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Brazilian

With the largest population in Latin America and a sizable immigrant community here, it’s surprising the food of Brazil isn’t more widely known and served in New Jersey.

Like other major global cuisines, “Brazilian” food isn’t so much a national cuisine as a collection of distinctive regional cooking, from the picadinhos (diced meat dishes) of Sao Paulo and Rio, to the seafood stews of Bahia, and the churrasco (barbecue) of Southern Brazil.

Brazilian food features native ingredients shaped by the cooking of generations of immigrants from Europe, Africa and Asia. Indigenous ingredients include cassava, the starchy root staple known as yuca in Spanish Latin America; guaraná, the caffeinated Amazonian stimulant; and açaí fruit, from a species of palm tree. Brazil’s European immigrants, from Portugal, Italy, Spain, and Germany, brought wine, leaf vegetables, and dairy products. Afro-Brazilians added spicy chilies (malagueta), palm oil (dendê), coconut milk, bananas, and okra to the culinary mix.

The most widespread and well-known Brazilian dish is feijoada, the slow cooked black bean stew with multiple cuts of pork, sausage (linguiça) and beef, served with shredded collard greens, and cassava flour (farofa). For a taste of Brazil’s Northeast, try moqueca de peixe, a fish stew with tomato, onion and garlic, topped with cilantro, polenta and acarajé (Brazilian falafel made from black-eyed peas); or vatapá, a creamy paste of bread, shrimp, coconut milk, ground peanuts and palm oil. For a snack, Brazilian bakeries make pão-de-queijo (cheese bread) and coxinha (deep fried meat-filled croquettes), which both go perfectly with strong Brazilian coffee. At the bar, caipirinhas feature Brazil’s sugar cane liquor cachaça. Brazilian steakhouses, churrascarias, typically offer Brazilian BBQ served rodizio-style – pay a fixed price grilled meats of all kinds, sliced off of long metal skewers at your table. (Skip the salad bar and don’t eat any bread – you will need as much room as you can muster for the endless barbecue.)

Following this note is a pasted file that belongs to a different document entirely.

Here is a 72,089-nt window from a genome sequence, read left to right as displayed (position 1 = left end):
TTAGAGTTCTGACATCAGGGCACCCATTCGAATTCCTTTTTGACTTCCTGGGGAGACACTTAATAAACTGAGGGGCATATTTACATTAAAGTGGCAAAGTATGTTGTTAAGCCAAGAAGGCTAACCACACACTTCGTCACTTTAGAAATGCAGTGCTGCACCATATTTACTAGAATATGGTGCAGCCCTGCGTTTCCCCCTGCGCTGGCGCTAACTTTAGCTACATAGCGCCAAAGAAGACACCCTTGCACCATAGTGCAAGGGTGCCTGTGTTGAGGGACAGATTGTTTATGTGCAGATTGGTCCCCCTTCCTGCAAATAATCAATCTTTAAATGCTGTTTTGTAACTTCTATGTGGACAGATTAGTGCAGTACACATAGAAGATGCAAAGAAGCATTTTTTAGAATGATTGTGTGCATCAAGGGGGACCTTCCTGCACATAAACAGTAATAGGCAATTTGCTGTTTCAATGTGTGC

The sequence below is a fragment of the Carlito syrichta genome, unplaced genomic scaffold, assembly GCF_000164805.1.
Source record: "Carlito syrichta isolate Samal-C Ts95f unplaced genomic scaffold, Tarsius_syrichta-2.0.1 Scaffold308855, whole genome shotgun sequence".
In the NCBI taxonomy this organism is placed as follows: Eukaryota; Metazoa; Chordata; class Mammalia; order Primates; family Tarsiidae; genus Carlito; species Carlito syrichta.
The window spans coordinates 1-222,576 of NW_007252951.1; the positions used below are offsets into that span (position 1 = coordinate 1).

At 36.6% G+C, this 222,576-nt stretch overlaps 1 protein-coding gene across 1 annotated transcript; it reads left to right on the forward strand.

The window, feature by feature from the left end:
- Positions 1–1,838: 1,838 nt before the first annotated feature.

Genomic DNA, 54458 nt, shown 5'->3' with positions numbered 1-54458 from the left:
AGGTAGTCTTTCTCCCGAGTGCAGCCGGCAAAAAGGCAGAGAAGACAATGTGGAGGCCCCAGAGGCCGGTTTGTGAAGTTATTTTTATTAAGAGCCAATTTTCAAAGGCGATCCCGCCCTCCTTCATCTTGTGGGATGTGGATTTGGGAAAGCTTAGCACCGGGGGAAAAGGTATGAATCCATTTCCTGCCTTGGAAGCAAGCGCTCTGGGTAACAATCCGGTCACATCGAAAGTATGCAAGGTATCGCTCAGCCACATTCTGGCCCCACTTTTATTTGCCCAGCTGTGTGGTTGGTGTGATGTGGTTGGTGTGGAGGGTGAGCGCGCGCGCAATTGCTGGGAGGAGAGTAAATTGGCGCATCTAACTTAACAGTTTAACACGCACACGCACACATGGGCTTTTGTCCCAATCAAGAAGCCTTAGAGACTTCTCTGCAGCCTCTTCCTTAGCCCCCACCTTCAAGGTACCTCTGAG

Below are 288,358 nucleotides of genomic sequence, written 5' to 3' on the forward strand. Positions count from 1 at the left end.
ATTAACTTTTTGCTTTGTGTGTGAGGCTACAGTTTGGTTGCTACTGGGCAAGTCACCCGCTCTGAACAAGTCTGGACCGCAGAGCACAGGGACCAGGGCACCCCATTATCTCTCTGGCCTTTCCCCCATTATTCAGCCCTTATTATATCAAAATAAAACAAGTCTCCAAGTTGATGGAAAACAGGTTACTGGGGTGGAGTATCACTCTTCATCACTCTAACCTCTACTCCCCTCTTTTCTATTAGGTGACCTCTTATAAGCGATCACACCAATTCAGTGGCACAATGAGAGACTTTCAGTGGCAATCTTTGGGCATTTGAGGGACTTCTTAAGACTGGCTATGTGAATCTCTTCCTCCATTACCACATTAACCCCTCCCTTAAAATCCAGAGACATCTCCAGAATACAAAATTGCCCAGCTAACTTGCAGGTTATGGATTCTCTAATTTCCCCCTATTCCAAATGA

Head to the Ironbound section of Newark, where some 8,000 Brazilians live, to find the highest concentration of Brazilian restaurants in New Jersey. For all-you-can-eat Brazilian barbecue, try Newark’s Boi Na Brasa. The crazy overboard sandwiches at Hamburgao (Newark, Kearny) or Altas Horas Lanches are not to be missed. Newark isn’t the only place to sample Brazilian food in Jersey. There are Brazilian spots in neighboring towns like Kearny, and beyond in communities like Long Branch, where Brazilians now make up 30% of the foreign born population. Visit Montclair’s Samba for an upscale take on Brazilian fare.

Brazilian food is poised to become more widely known and enjoyed in New Jersey. I can imagine future local restaurants dedicated to Brazilian regional food. If you spot a new Brazilian restaurant, let EthnicNJ know. Share your favorites spots below. We’ll add the most popular to the list, and to the map.

Links

Espaco Brasileiro
New Jersey Dispatch: “The Ironbound”
Spanish, Portuguese, or Brazilian recommendations in the Newark area

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